How to improve your credit score
Thursday Oct 08th, 2015Share
I think it will make sense if I talk a little bit about a credit score and how to prepare yourself for a mortgage application in the best way possible since I started my blog from the post on mortgages.
I don't think anyone doesn't realize the importance of a credit history in applying for a mortgage. However, life happens and our financial situations get screwed (pardon my language) from time to time. But as long as you take a fast control of your finances, you can actually re-build your credit score from the scratch.
As a disclaimer, I do always recommend to talk to a professional financial specialist before contemplating a home purchase. I am not a mortgage specialist or a financial adviser. The information you'll read here can be easily found on many, many other websites. As I Real Estate professional, however, I am always asked the questions about the mortgages. And since I have financial education and constantly work with the mortgage professionals, I am taking a liberty to give you some general advice.
But before I start, let's refresh some information: Credit scores typically range from 400 to 900. Good scores are 600 and higher; anything over 750 is considered excellent. So, let's begin:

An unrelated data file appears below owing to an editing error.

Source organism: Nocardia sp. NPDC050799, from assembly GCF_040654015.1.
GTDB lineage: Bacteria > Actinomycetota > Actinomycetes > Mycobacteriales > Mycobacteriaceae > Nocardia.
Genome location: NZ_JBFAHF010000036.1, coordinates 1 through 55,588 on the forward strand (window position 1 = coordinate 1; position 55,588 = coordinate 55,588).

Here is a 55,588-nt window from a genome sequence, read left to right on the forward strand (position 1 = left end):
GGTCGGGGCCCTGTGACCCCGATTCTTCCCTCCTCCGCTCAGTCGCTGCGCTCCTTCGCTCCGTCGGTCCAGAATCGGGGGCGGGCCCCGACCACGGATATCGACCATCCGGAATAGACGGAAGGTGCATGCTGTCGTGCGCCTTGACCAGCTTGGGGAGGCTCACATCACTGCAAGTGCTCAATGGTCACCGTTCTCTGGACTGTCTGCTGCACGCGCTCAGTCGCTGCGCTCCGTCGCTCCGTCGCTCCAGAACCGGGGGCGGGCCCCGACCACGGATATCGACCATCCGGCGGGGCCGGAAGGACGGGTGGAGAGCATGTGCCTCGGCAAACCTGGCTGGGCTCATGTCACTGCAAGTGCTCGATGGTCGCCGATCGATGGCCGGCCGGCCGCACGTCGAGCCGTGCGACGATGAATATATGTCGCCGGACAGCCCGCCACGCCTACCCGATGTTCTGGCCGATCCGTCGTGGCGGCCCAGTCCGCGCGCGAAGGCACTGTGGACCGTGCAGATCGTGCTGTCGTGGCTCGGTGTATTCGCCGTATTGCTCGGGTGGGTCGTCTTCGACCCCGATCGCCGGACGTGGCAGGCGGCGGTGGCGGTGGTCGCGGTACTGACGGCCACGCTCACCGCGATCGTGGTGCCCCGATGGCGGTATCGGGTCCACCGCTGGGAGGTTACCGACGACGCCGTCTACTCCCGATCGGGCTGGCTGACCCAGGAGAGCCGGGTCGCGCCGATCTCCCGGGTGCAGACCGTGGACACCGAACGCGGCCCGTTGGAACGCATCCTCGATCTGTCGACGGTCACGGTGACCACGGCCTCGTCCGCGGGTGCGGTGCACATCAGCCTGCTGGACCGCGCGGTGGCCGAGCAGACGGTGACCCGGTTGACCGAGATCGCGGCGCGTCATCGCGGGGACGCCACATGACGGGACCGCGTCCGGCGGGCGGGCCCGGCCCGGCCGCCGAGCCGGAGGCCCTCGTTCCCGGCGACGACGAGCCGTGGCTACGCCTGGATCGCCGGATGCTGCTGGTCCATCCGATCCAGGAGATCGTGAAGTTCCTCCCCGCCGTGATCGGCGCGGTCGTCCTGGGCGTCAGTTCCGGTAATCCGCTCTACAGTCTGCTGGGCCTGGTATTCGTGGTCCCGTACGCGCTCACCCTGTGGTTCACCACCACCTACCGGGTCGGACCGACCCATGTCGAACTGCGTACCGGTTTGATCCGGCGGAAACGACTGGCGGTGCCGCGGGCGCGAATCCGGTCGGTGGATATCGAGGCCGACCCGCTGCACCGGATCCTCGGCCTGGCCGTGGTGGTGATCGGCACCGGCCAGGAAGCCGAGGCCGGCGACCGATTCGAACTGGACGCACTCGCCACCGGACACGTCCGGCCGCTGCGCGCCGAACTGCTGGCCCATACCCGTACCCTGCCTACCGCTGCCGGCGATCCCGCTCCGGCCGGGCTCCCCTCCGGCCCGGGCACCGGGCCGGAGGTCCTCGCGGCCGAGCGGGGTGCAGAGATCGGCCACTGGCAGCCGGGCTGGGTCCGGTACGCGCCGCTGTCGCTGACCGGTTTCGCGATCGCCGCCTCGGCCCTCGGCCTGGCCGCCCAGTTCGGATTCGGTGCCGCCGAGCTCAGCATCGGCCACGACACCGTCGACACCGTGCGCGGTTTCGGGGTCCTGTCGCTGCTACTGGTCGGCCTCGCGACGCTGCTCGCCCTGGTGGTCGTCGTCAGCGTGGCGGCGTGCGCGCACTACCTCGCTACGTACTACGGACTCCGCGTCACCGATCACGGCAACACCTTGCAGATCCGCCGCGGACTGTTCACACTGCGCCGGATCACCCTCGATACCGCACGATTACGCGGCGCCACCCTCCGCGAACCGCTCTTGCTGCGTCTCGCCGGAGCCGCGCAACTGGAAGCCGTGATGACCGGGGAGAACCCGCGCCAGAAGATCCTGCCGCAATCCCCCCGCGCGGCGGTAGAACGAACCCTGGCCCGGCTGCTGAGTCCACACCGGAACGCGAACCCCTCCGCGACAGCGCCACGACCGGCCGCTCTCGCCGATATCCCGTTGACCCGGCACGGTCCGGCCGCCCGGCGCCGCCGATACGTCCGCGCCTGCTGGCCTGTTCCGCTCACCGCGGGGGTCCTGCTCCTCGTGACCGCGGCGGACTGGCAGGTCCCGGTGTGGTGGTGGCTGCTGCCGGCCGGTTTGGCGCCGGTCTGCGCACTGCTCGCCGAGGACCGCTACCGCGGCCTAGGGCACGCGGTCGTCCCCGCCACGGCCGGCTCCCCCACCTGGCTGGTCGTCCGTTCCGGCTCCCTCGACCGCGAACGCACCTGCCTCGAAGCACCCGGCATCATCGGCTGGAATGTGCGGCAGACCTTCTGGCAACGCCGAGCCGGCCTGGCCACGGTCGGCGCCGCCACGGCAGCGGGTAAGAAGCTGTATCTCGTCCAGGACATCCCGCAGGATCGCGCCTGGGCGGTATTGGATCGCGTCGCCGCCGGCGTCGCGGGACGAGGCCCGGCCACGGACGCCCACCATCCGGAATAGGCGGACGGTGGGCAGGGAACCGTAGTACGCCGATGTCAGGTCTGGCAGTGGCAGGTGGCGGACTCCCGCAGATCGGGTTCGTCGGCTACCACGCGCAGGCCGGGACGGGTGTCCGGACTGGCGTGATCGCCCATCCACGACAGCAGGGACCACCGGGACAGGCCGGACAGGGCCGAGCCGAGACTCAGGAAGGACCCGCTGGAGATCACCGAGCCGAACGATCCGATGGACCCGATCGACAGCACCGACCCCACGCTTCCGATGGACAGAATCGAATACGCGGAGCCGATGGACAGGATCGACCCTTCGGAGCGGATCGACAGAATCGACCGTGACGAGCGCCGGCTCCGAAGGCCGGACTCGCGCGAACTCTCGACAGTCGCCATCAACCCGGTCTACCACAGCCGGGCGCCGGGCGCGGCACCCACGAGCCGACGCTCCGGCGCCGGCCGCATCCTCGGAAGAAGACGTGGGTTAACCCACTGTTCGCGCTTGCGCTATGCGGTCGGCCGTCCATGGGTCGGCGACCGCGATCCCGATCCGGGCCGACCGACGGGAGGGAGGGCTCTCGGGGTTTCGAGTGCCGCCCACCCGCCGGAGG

1. Always pay your bills on time. Yes, I know you've already heard it hundreds of times from all financial gurus, your parents, your partners/spouses and everyone else. It's a no-brainer! However, it's the most important and the easiest way to increase your credit score and maintain it in a decent range. Pay your bills and pay back your debts on time and consistently!
2. Use your credit cards, know your credit cards balances and never max them out. To show your creditworthiness and establish your credit history, you need to actually use your credit cards. Some experts say that you need to use no more than 50% of your credit limit to improve your credit score. But, of course, you need to pay all balances in full (if possible) to keep it in a decent range.
3. The credit cards you've use for at least 6-12 months are more beneficial to your credit score than the new ones. So if you contemplate on buying a home in the next year or so, don't close your old credit cards and open the new ones. Your score will suffer and you may not qualify for a good mortgage rate.
4. Don't allow to check your credit history often, if you're thinking about buying a new property (a house, condo, etc.) in the near future. Too many credit history inquiries in the short period of time will lower you credit score.
5. Check your credit report every year. Every Canadian has a right to receive one credit history report for free annually from either Equifax or TransUnion. However, you will have to pay if you're curious about your credit score. Peruse carefully your report for mistakes as 70% of reports contain mistakes. If you found a mistake in your credit report, try to correct it as soon as possible. Contact the credit reporting agencies to inquire about the proper steps.
Thank you for attention!